Developing a machine learning (ML) application involves lots of trial and error with different datasets, ML models, model parameters, or codes to achieve the best results. Once you want to scale your ML initiatives across your organization, managing different versions of multiple models can get pretty complicated.
Given the high levels of AI failure rates, companies need a structured way to manage their models for successful ML applications. In this article, we’ll explore model registry, a tool designed to manage models systematically.
What is a model registry?
A model registry is an archive or a central repository that stores all models and their metadata information. It provides a user interface to access and retrieve models.
Think you want to cite a sentence while writing an article but cannot remember the source. Unless you find the source material, it would be impossible to cite. Finding the resource can take a long time if you insist on using it. However, using a note-taking application could prevent such a time loss. A model registry has the same function in the context of machine learning.
Through model registry, it is possible to store and find:
- The software and the data that is used during the training process,
- The evaluation metrics,
- The output that is obtained as a result of the training process, i.e., the model artifacts,
- Models with their all versions.
Why is it important?
A model registry makes collective action easier. Thanks to its centralized storage, the most up-to-date version of all models can be found. Thus, data scientists can avoid the risk of working on overlapping problems or falling into the same mistakes. Being informed of others’ actions both enable joint work and also save time. Moreover, since all versions of a model are stored, a data scientist can develop a version that another team member abandons because it is unrelated to their purposes, but that may be useful for them.
Enables efficient model lifecycle management
A model registry makes the lifecycle of models transparent. In this way, each team member can keep track of a model’s progress. In addition to being stored, the different versions of a model can be found with ease. It also enables monitoring and cross-checking the performance of models.
Streamlines model deployment
A model registry facilitates model deployment in which models are pushed into production. By tracking, monitoring, comparing, and searching all the models, data scientists can streamline the transition from development to production.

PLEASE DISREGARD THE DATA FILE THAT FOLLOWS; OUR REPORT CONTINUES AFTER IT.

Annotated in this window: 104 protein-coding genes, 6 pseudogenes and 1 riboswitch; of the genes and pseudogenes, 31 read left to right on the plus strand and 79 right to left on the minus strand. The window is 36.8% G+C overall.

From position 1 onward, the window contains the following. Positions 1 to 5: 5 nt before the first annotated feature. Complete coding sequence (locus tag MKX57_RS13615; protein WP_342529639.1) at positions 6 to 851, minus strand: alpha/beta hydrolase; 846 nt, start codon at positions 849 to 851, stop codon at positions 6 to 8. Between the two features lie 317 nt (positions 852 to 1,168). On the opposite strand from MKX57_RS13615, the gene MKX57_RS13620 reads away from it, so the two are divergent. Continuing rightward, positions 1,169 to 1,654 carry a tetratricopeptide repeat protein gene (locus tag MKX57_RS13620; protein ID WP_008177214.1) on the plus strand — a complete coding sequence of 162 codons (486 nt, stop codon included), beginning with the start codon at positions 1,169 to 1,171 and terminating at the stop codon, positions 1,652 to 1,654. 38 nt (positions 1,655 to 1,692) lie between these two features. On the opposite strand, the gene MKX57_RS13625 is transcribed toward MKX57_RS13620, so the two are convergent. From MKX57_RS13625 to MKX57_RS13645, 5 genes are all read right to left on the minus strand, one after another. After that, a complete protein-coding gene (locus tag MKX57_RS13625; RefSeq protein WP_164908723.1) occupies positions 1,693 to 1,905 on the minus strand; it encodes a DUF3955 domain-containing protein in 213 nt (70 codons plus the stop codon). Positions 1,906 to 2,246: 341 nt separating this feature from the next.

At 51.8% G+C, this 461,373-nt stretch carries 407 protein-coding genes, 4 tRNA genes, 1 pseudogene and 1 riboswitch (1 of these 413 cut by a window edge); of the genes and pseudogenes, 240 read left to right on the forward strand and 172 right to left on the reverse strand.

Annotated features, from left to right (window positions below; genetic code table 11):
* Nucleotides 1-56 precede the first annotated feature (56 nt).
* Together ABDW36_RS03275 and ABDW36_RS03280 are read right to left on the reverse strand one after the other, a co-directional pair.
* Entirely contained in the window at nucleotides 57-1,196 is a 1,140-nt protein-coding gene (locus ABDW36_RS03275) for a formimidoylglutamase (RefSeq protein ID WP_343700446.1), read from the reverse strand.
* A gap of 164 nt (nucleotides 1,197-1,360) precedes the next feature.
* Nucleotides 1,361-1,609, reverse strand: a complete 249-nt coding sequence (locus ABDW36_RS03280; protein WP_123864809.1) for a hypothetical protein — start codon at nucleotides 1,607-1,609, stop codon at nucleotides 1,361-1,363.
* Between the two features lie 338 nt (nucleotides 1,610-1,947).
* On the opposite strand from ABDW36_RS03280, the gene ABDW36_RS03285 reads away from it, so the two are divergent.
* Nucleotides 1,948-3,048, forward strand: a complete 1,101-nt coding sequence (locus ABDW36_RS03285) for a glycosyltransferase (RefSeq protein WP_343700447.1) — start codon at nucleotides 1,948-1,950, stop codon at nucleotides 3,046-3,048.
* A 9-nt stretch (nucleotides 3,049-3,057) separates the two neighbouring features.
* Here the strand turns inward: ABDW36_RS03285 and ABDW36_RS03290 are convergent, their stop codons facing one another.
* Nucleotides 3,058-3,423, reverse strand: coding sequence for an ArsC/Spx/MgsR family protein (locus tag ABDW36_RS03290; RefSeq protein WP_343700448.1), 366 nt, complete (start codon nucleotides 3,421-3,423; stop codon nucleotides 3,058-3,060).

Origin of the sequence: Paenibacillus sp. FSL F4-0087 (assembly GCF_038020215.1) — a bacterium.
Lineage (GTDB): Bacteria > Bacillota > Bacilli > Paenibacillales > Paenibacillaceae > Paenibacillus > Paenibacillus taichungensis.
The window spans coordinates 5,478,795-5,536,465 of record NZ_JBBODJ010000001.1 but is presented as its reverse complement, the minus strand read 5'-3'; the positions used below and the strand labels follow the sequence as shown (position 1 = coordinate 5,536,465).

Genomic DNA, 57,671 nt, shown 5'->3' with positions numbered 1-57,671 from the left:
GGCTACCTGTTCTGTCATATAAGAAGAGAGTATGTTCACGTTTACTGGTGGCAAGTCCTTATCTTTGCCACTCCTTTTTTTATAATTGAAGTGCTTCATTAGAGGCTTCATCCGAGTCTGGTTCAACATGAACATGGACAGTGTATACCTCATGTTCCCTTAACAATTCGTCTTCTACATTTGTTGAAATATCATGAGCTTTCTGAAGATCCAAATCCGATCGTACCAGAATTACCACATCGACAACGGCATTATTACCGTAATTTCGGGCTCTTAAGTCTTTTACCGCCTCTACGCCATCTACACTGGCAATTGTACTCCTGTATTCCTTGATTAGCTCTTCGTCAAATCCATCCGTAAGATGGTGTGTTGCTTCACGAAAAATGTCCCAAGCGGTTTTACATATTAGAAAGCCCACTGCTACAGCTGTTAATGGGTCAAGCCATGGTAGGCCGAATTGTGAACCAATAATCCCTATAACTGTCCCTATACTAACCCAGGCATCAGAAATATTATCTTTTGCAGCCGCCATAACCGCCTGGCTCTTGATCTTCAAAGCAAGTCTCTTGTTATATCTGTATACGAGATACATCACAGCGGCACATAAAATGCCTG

How is it different from experiment tracking?
A model registry can be confused with experiment tracking. However, even though experiment tracking allows tracking different versions of a model and storing training data, they serve different purposes.
Experiment tracking tools are primarily used during the model development process to keep track of different experiments of models. The experimentation phase of a model ends once it enters production. On the other hand, a model registry stores all models including those that are under development, trained, deployed, or retired. In this way, it provides a bigger picture of different models and their lifecycles compared to an experiment tracking tool.
How to get started with model registry?
A model registry is typically a part of MLOps or data science platforms. Some MLOps platforms that provide model registry feature are:
- Amazon SageMaker
Cem has been the principal analyst at AIMultiple since 2017. AIMultiple informs hundreds of thousands of businesses (as per similarWeb) including 60% of Fortune 500 every month.
Cem's work has been cited by leading global publications including Business Insider, Forbes, Washington Post, global firms like Deloitte, HPE, NGOs like World Economic Forum and supranational organizations like European Commission. You can see more reputable companies and media that referenced AIMultiple.
Throughout his career, Cem served as a tech consultant, tech buyer and tech entrepreneur. He advised businesses on their enterprise software, automation, cloud, AI / ML and other technology related decisions at McKinsey & Company and Altman Solon for more than a decade. He also published a McKinsey report on digitalization.
He led technology strategy and procurement of a telco while reporting to the CEO. He has also led commercial growth of deep tech company Hypatos that reached a 7 digit annual recurring revenue and a 9 digit valuation from 0 within 2 years. Cem's work in Hypatos was covered by leading technology publications like TechCrunch and Business Insider.
Cem regularly speaks at international technology conferences. He graduated from Bogazici University as a computer engineer and holds an MBA from Columbia Business School.
To stay up-to-date on B2B tech & accelerate your enterprise:Follow on
Next to Read
Your email address will not be published. All fields are required.